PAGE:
Cereal grasses and algaes are superabundant in chlorophyll, a chemical that lends plants their emerald hue and various nutritional benefits.

“Chlorophyll can help escort cell-damaging toxins like dioxin from the body via the liver,” says Victor S. Sierpina, MD, Laura Nell Nicholson Family Professor of Integrative Medicine at the University of Texas Medical Branch. “Additionally, it’s a key compound for improving the function of essential detoxification pathways,” he says. Also, many experts believe that chlorophyll can assist healthy blood flow because the chlorophyll molecule is similar in structure to hemoglobin.

Similar to their leafy green and cruciferous counterparts, cereal grasses and algae are notable for their stellar oxygen radical absorbance capacity (ORAC) score — a test-tube analysis that measures a food or chemical’s ability to squelch nefarious free radicals.

As free radicals or oxidants bounce around the body, they wreak havoc on cells, raising the risk for a number of chronic maladies including cancer, heart disease and Alzheimer’s. “A daily shot of greens can provide an arsenal of phytonutrient antioxidants to help neutralize these free radicals, thus preventing cell disruption,” says Dean.

That healthy dose of antioxidants may also reduce or help repair the oxidative muscle damage associated with exercise, making supergreens helpful for improving recovery from high-intensity workouts.

Chugging down a green drink also has the potential to quell inflammation. “It’s now recognized both clinically and scientifically that chronic inflammation in the body leads to cell, tissue and organ degeneration, and is thus implemented in all diseases,” says Wald. “Green powders contain literally hundreds to tens-of-thousands of plant compounds suspected or well-established to reduce inflammation.”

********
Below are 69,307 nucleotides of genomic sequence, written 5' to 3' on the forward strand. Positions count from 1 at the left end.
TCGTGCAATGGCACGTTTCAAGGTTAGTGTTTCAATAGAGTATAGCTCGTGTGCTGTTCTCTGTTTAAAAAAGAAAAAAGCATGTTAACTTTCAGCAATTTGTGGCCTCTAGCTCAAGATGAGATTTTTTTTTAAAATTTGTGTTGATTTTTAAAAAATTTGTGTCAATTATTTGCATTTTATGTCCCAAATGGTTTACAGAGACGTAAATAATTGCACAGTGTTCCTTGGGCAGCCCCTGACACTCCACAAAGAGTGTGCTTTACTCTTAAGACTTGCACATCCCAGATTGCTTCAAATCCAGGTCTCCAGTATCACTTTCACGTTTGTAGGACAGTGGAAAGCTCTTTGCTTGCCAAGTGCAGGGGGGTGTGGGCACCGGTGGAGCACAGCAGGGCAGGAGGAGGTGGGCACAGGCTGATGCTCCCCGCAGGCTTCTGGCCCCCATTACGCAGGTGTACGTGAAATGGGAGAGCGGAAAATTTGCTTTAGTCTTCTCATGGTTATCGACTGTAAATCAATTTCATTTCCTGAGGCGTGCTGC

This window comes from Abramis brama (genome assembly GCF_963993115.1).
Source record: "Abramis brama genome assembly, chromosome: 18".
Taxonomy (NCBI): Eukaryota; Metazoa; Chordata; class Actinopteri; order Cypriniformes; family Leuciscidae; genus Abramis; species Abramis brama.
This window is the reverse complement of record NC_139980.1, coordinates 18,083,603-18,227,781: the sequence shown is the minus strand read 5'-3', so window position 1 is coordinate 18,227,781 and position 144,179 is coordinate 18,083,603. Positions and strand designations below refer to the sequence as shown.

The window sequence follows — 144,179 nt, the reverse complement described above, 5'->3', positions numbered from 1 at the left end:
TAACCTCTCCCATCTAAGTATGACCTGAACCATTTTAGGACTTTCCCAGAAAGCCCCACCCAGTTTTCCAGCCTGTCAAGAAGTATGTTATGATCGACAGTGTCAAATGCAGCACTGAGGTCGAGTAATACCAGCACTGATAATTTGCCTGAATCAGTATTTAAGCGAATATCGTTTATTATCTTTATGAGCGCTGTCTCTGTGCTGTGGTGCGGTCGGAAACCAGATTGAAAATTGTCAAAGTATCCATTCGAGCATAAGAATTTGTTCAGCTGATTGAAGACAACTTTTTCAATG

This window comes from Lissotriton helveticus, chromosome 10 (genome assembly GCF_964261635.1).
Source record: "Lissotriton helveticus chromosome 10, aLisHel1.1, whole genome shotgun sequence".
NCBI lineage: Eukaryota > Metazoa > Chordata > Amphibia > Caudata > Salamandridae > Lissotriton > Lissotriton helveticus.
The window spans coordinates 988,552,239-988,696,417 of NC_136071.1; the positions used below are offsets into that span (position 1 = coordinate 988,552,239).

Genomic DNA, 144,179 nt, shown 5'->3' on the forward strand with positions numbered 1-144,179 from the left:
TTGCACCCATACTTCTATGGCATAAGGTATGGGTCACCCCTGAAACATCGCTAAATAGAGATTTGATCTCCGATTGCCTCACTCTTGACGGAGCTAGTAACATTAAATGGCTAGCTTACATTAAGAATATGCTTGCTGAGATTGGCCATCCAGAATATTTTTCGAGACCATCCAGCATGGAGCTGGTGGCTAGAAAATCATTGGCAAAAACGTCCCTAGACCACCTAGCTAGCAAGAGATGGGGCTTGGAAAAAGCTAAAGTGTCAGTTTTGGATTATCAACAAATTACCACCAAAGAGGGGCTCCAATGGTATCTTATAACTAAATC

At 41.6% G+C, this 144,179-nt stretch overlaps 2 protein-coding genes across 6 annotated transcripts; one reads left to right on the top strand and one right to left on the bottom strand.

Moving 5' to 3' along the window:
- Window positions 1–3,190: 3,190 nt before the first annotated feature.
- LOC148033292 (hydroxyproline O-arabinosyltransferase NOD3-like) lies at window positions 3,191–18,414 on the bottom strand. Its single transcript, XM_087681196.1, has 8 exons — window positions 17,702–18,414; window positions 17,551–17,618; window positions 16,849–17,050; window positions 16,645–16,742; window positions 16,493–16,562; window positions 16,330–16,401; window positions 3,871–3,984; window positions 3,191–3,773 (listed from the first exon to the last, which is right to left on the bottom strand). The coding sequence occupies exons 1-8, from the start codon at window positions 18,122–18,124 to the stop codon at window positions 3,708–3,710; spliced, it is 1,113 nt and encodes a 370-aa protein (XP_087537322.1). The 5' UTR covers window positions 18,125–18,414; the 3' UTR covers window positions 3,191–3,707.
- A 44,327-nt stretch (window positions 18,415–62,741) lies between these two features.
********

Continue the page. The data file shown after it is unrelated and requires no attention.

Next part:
Further, greens are very alkalinizing, meaning they help restore a healthy acid-alkaline balance in the body.

Brendan Brazier, author of Thrive Foods (Da Capo Lifelong Books, 2011), says that the modern American diet, replete with acidifying foods such as coffee, soft drinks, fast-food burgers and jumbo muffins, disrupts the body’s preferred alkaline state. “An acidic environment within the body can play a role in a number of diseases and could lead to the leaching of calcium from bones, promoting kidney stones and osteoporosis,” Brazier says.

Supplement Savvy

So, what’s the best way to get your supergreens: a powdered greens product, a capsule or fresh juice?

According to Wald, the upside of choosing a powdered product is you’ll get a larger dose of the good stuff. “Taking a scoop of a green powder might be the equivalent to what is found in 30 to 50 capsules,” he says. But if you’re not smitten with the taste or consistency of powdered green products, he says that capsules are a good option: “Taking capsules is way better than taking no greens at all.”